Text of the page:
While the American presidential election moves towards its greatly-to-be-welcomed denouement on November 4 and the happy prospect of people asking a few month from now, “Sarah who?” the campaigns grow more bitter by the day.
The McCain machine reminds you of a desperate gambler who places everything he has on the last shake of the dice. Obama, however, will have the last laugh. He will not only win but he would have outspent the Republican party, which will be another first in American politics since the Republicans have always been the Big Money party, the Democrats, the underdogs.
In one month alone, Obama has raised the phenomenal sum of $150 million, which means he can saturate — and is saturating — the airwaves in battleground states, Virginia being one, with his message. Our president may have thought Sarah Palin to be gorgeous, but she now hangs around McCain’s neck as the albatross hung around the neck of the sailor and his cursed ship in Coleridge’s Rime of the Ancient Mariner. Mercifully, the hockey mom and moose skinner extraordinaire will remain where she is: Alaska, which is good news for the American people but bad news for the moose population of her state.
It now turns out — thanks to an expose in The New Yorker — that the woman who was being sold to the voters as the antidote to Big Bad Washington not only hired a lobbyist in that intrigue-ridden metropolis but had cultivated some of the more lethal of the neocons who crawl around the power corridors here and strike at anyone showing the least sign of being liberal.
Palin invited some of these unbearable pundits of the right to the Alaskan city of Juneau last year and in return for her hospitality — and who knows what else — they were instrumental in securing her the nomination. But as good wine speaks for itself, so does its bad sister.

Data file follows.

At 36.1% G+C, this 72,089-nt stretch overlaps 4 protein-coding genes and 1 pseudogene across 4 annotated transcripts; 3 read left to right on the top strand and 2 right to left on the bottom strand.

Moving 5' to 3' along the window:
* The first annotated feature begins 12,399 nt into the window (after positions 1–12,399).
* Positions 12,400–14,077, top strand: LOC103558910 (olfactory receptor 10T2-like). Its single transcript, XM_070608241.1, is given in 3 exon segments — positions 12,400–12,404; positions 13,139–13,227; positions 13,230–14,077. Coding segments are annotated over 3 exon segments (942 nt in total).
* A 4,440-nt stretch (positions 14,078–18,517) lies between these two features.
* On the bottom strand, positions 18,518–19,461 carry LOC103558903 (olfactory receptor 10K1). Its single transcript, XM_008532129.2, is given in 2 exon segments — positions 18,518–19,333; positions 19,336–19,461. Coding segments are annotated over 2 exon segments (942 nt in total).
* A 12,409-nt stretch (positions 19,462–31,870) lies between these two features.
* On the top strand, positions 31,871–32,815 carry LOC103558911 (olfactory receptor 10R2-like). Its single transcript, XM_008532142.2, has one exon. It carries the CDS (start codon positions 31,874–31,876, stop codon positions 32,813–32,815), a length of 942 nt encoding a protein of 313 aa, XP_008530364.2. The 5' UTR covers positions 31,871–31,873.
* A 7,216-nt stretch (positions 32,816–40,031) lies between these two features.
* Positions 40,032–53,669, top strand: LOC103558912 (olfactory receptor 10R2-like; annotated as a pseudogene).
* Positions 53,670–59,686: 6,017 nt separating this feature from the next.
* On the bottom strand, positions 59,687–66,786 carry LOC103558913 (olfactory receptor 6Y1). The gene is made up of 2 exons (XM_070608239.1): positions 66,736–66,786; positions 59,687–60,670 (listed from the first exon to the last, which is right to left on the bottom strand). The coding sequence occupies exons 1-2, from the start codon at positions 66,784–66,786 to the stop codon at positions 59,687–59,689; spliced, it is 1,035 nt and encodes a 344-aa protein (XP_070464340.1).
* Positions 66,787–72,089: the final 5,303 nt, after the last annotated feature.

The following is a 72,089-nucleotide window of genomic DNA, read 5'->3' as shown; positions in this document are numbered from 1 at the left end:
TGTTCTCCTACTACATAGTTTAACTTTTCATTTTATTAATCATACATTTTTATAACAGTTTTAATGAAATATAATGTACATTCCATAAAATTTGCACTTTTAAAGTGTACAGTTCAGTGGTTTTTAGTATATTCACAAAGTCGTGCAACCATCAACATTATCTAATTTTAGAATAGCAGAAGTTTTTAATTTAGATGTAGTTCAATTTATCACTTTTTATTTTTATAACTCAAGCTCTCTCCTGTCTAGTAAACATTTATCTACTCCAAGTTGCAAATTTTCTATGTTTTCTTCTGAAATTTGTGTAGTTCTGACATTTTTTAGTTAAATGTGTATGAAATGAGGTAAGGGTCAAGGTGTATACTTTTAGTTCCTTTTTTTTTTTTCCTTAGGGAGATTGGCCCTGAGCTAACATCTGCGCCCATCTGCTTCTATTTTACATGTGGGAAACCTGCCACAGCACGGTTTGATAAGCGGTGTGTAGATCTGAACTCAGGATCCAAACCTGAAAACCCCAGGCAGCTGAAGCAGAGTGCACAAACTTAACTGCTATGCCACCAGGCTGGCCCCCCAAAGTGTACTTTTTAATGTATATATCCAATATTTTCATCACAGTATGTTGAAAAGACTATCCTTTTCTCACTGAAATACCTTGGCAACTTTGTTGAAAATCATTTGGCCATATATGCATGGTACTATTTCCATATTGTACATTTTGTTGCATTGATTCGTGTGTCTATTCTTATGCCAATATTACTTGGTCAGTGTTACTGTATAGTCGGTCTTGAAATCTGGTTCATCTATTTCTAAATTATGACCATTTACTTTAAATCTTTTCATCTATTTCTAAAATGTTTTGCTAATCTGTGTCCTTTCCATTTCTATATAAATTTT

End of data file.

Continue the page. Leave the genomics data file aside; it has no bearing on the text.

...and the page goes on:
After their initial fascination with the hockey mom from Alaska came disillusionment, at least to some. Peggy Noonan wrote in the conservative Wall Street Journal, “The Palin candidacy is a symptom of a new vulgarisation in American politics. It is no good, not for conservatism and not for the country. And yes, it is a mark against John McCain.” But that is enough Palin for now, and one hopes, for the future as well.
That being so, there is one count on which I fault both McCain and Obama, the former more than the latter. While the McCain attack machine has been jabbering away at Obama’s ethnicity (though by implication rather than direct reference), his patriotic credentials and his Muslim origins, the Obama camp has been on the defensive and almost apologetic with regard to the Muslim bit. And only once has the mealy-mouthed McCain distanced himself from such attacks, but kind of half-heartedly by stating that his Democratic rival is a decent man, as if he would not have been a decent man had he been a Muslim.